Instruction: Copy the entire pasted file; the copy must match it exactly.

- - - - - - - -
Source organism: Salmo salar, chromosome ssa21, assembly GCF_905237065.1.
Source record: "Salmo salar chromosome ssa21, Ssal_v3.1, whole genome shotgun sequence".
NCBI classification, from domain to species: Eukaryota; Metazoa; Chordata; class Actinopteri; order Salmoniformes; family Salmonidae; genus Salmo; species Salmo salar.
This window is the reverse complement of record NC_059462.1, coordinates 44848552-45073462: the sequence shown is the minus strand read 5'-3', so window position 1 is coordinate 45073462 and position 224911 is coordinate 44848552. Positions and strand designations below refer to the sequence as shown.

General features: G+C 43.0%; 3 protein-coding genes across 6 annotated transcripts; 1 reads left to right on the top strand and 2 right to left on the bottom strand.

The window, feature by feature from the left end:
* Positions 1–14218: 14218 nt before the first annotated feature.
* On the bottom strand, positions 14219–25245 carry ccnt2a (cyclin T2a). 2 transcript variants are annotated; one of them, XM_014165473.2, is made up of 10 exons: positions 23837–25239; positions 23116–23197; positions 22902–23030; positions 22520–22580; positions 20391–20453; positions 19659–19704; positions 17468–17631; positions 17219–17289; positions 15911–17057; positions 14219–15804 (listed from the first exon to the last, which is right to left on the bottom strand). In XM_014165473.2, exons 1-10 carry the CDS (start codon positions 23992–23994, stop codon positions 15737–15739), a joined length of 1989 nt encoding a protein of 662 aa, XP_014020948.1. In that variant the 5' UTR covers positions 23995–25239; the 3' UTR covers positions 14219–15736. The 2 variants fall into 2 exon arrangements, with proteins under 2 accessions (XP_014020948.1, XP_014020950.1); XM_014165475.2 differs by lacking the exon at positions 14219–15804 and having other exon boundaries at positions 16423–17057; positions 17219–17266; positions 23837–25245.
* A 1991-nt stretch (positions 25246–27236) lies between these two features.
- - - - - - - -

Source organism: Salmo salar, chromosome ssa21, assembly GCF_905237065.1.
Source record: "Salmo salar chromosome ssa21, Ssal_v3.1, whole genome shotgun sequence".
NCBI classification, from domain to species: Eukaryota; Metazoa; Chordata; class Actinopteri; order Salmoniformes; family Salmonidae; genus Salmo; species Salmo salar.
This window is the reverse complement of record NC_059462.1, coordinates 44848552-45073462: the sequence shown is the minus strand read 5'-3', so window position 1 is coordinate 45073462 and position 224911 is coordinate 44848552. Positions and strand designations below refer to the sequence as shown.

General features: G+C 43.0%; 3 protein-coding genes across 6 annotated transcripts; 1 reads left to right on the top strand and 2 right to left on the bottom strand.

The window, feature by feature from the left end:
* Positions 1–14218: 14218 nt before the first annotated feature.
* On the bottom strand, positions 14219–25245 carry ccnt2a (cyclin T2a). 2 transcript variants are annotated; one of them, XM_014165473.2, is made up of 10 exons: positions 23837–25239; positions 23116–23197; positions 22902–23030; positions 22520–22580; positions 20391–20453; positions 19659–19704; positions 17468–17631; positions 17219–17289; positions 15911–17057; positions 14219–15804 (listed from the first exon to the last, which is right to left on the bottom strand). In XM_014165473.2, exons 1-10 carry the CDS (start codon positions 23992–23994, stop codon positions 15737–15739), a joined length of 1989 nt encoding a protein of 662 aa, XP_014020948.1. In that variant the 5' UTR covers positions 23995–25239; the 3' UTR covers positions 14219–15736. The 2 variants fall into 2 exon arrangements, with proteins under 2 accessions (XP_014020948.1, XP_014020950.1); XM_014165475.2 differs by lacking the exon at positions 14219–15804 and having other exon boundaries at positions 16423–17057; positions 17219–17266; positions 23837–25245.
* A 1991-nt stretch (positions 25246–27236) lies between these two features.